Doggie doo-doo DNA database to help Barking detectives find foulers

The pilot is being run in the London borough of Barking. © Lucas Jackson
It’s a dirty job, but somebody has to do it. This week doggie detectives in the London Borough of Barking (we kid you not) launched a new Canine S**t Investigation (CSI) unit tasked with using a DNA database to identify human culprits who don’t clean up after their best friends.

The Barking and Dagenham (or should that be Dogenham?) Council created the pilot project and encourages dog owners to register their pooch’s DNA with a private waste management company.

Any public poo offenses can then be checked against the database to identify the dog owner.

If they are not registered on the database, it will rule out existing dog owners who are, giving them a guilt-free conscience and clearing their name.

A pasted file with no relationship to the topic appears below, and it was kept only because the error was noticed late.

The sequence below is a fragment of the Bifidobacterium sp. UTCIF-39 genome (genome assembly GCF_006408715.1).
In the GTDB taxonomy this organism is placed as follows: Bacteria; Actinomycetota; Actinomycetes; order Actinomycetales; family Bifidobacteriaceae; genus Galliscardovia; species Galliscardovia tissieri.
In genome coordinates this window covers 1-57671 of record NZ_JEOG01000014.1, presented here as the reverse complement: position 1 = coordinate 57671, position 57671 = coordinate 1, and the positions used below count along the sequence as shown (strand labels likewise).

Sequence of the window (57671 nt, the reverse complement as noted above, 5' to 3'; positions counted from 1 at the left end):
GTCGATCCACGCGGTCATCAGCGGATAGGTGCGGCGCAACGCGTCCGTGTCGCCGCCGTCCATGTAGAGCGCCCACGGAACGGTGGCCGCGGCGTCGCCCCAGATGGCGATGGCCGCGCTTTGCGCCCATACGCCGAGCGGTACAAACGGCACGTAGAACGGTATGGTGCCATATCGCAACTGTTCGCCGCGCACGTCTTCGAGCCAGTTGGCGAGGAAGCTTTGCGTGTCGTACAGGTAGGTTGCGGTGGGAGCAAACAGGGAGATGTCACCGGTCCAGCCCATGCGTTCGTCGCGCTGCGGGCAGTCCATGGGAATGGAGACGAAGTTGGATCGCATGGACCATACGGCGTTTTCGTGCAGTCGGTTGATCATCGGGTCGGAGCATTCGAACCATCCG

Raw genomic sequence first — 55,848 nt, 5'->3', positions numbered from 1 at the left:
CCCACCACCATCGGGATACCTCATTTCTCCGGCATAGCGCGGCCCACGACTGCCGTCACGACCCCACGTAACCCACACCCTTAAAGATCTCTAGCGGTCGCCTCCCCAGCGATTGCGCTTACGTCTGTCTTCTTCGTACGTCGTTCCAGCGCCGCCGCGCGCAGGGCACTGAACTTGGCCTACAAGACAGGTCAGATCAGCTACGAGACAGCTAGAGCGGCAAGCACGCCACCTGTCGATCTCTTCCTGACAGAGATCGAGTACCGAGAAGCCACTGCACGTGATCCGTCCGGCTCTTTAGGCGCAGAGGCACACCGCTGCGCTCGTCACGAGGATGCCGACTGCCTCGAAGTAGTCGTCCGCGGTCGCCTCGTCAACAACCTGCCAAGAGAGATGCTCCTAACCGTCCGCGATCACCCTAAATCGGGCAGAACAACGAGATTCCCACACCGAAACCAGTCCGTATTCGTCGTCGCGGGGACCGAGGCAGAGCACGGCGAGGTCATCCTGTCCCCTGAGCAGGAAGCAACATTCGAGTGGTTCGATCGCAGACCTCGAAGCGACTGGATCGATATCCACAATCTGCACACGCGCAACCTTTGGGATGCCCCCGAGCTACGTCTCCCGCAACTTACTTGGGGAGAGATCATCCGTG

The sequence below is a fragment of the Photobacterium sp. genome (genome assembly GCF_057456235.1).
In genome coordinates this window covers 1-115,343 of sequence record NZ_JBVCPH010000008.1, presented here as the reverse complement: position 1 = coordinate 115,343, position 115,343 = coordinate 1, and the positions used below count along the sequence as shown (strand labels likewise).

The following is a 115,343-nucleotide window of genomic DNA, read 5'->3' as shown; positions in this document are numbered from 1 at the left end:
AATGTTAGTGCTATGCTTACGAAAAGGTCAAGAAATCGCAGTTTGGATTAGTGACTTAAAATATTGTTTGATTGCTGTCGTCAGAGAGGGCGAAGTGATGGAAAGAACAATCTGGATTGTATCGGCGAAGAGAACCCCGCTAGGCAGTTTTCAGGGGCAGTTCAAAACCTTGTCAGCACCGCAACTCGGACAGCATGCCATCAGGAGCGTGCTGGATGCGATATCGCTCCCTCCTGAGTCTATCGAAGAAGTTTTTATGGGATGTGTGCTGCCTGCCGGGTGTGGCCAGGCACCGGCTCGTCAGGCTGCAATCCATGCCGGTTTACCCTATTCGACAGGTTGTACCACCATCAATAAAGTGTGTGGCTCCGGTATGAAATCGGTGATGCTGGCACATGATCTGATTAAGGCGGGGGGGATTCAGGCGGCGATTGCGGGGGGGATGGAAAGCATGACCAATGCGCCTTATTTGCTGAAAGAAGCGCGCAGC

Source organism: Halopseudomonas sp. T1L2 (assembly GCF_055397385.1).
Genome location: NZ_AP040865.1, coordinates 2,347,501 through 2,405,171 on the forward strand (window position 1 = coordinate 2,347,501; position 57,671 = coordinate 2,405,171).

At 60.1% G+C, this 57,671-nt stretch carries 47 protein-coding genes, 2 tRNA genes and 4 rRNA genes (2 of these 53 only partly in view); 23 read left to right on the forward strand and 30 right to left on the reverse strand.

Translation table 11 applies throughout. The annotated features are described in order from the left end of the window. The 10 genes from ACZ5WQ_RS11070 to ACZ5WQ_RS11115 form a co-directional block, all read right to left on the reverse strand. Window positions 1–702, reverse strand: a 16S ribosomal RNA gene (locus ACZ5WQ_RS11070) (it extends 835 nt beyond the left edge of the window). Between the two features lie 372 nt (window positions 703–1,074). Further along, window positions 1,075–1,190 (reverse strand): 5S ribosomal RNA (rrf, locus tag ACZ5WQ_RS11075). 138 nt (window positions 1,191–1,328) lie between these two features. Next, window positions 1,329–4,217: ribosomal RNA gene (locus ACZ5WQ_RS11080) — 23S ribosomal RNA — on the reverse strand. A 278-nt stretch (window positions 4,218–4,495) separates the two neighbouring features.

Otherwise they may need a decent lawyer.

Registering dog DNA is not mandatory in the UK, but microchipping will be required by all owners from April.

Darren Rodwell, leader of Barking and “Dogenham” Council, said he hopes “to have a scheme going with local veterinarians where people can get the swab and chip done together”.

Current law fines dog owners £100 (US$143) on the spot if they are caught without a scooping bag, even if the dog has not defecated.

In Dorset, the issue was such a problem that any pooch poo discovered was sprayed a bright color and left for the dog owner, hopefully for them to see upon their return and shame them into picking it up.

The town of Boston in Lincolnshire also decided to use shame tactics, leaving a flag in the mess.

In Ireland, Cork City Council decided to communicate their message via animation with some hard-to-understand accents.

Comedian Jerry Seinfeld once joked that if aliens were looking down on the planet, they would think the dogs were in charge.